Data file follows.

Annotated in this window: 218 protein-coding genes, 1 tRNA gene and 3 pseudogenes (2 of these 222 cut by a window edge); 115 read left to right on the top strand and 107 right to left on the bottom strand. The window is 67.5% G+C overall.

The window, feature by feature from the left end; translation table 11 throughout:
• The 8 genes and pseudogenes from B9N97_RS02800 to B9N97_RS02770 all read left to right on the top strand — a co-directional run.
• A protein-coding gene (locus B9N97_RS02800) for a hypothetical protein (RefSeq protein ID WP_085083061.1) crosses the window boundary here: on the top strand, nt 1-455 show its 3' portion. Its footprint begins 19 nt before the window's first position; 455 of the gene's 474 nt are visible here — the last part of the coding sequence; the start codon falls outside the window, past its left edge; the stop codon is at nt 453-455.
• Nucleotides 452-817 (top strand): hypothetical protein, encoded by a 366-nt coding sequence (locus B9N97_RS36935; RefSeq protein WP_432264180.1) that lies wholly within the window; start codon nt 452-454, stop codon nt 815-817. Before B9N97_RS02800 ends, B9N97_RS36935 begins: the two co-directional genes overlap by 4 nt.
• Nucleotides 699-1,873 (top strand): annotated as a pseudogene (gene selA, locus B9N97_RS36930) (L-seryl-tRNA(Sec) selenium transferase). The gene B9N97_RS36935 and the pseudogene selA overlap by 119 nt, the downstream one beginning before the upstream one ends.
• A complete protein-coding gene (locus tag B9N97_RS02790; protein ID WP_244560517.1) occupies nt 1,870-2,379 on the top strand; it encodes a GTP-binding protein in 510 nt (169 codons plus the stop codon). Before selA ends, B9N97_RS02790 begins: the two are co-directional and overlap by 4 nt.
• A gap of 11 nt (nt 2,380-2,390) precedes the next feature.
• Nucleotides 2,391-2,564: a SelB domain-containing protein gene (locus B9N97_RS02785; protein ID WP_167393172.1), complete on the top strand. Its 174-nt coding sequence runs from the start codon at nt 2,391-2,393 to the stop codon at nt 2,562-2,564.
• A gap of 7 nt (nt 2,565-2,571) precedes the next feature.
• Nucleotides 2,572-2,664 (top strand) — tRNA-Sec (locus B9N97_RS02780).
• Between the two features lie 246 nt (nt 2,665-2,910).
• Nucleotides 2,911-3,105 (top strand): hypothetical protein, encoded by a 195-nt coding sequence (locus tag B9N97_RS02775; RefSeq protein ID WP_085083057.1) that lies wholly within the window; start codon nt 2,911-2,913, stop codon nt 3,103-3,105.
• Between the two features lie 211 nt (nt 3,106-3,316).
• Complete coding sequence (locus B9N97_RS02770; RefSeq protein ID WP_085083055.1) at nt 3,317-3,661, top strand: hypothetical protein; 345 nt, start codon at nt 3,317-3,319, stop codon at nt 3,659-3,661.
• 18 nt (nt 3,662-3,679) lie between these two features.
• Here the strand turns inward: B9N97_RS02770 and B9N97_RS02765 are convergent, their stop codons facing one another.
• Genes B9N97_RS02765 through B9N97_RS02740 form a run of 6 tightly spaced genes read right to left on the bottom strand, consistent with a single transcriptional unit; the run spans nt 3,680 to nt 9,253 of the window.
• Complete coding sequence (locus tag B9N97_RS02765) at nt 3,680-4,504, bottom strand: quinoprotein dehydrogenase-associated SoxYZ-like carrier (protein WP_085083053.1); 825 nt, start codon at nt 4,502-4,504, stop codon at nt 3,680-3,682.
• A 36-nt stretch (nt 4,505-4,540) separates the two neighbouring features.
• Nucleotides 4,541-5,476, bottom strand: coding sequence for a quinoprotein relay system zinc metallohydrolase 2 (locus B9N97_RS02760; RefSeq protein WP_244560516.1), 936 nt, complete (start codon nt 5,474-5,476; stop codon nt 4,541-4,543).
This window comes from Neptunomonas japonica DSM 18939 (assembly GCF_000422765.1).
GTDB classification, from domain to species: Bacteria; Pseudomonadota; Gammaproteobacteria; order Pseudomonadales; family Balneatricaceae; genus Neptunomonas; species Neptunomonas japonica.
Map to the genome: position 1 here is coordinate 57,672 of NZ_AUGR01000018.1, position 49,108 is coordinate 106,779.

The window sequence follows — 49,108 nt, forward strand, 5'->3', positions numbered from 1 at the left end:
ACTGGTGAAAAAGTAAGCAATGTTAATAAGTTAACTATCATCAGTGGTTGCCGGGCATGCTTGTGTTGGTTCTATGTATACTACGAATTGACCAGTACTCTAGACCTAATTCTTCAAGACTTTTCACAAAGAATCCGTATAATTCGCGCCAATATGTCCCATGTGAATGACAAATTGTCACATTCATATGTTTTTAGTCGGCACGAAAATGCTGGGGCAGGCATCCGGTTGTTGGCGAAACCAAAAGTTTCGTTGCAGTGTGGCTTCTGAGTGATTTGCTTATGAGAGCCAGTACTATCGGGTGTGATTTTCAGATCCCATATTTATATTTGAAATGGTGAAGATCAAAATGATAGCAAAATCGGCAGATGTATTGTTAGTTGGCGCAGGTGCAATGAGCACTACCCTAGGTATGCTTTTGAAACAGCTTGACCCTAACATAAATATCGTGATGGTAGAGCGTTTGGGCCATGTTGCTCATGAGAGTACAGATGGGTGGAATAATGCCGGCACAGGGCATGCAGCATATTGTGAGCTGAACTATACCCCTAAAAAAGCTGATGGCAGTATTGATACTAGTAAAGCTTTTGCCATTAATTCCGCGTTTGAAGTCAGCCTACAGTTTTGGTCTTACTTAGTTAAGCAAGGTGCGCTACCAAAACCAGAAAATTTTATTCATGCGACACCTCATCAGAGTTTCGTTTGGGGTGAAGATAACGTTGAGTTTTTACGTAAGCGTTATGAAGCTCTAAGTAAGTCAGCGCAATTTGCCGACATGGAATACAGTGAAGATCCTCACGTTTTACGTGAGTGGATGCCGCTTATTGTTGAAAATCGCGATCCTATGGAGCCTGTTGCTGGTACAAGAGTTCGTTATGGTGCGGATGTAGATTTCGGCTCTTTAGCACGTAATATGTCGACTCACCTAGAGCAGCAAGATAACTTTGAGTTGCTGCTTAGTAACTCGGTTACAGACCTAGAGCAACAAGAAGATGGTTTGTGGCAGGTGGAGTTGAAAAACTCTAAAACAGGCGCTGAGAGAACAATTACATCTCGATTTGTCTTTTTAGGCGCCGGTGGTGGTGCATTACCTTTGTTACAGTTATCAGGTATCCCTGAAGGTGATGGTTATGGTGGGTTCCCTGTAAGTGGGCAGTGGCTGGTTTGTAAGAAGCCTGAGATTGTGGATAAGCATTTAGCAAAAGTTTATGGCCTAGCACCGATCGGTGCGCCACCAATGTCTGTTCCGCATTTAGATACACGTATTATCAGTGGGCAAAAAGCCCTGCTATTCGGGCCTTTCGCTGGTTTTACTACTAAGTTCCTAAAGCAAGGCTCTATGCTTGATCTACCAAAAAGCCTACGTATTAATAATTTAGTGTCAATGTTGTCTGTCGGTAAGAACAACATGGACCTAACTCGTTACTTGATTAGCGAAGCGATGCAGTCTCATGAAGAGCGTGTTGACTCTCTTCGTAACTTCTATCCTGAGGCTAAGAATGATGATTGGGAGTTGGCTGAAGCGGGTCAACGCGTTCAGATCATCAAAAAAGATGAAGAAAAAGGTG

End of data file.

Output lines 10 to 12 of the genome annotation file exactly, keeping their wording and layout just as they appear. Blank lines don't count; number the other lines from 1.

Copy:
• A gap of 7 nt (nt 2,565-2,571) precedes the next feature.
• Nucleotides 2,572-2,664 (top strand) — tRNA-Sec (locus B9N97_RS02780).
• Between the two features lie 246 nt (nt 2,665-2,910).